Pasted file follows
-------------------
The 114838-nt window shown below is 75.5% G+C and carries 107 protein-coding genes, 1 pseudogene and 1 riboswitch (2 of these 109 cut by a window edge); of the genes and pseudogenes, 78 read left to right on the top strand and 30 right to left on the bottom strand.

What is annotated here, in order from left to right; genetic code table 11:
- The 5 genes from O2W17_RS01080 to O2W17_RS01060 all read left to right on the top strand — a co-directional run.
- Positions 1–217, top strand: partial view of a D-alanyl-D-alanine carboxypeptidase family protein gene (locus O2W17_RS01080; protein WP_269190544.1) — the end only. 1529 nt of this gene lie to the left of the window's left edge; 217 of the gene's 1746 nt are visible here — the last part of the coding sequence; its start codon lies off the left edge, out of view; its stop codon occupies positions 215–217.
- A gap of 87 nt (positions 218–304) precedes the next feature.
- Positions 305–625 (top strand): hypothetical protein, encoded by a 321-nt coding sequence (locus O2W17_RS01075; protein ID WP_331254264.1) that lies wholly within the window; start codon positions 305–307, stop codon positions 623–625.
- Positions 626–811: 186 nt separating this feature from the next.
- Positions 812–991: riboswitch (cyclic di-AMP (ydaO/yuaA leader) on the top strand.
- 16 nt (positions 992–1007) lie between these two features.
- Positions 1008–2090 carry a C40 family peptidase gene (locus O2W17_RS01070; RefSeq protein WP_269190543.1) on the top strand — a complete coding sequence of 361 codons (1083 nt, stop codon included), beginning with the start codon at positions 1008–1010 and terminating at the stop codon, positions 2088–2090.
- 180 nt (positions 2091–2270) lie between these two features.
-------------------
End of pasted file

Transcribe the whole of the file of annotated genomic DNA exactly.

The 114838-nt window shown below is 75.5% G+C and carries 107 protein-coding genes, 1 pseudogene and 1 riboswitch (2 of these 109 cut by a window edge); of the genes and pseudogenes, 78 read left to right on the top strand and 30 right to left on the bottom strand.

What is annotated here, in order from left to right; genetic code table 11:
- The 5 genes from O2W17_RS01080 to O2W17_RS01060 all read left to right on the top strand — a co-directional run.
- Positions 1–217, top strand: partial view of a D-alanyl-D-alanine carboxypeptidase family protein gene (locus O2W17_RS01080; protein WP_269190544.1) — the end only. 1529 nt of this gene lie to the left of the window's left edge; 217 of the gene's 1746 nt are visible here — the last part of the coding sequence; its start codon lies off the left edge, out of view; its stop codon occupies positions 215–217.
- A gap of 87 nt (positions 218–304) precedes the next feature.
- Positions 305–625 (top strand): hypothetical protein, encoded by a 321-nt coding sequence (locus O2W17_RS01075; protein ID WP_331254264.1) that lies wholly within the window; start codon positions 305–307, stop codon positions 623–625.
- Positions 626–811: 186 nt separating this feature from the next.
- Positions 812–991: riboswitch (cyclic di-AMP (ydaO/yuaA leader) on the top strand.
- 16 nt (positions 992–1007) lie between these two features.
- Positions 1008–2090 carry a C40 family peptidase gene (locus O2W17_RS01070; RefSeq protein WP_269190543.1) on the top strand — a complete coding sequence of 361 codons (1083 nt, stop codon included), beginning with the start codon at positions 1008–1010 and terminating at the stop codon, positions 2088–2090.
- 180 nt (positions 2091–2270) lie between these two features.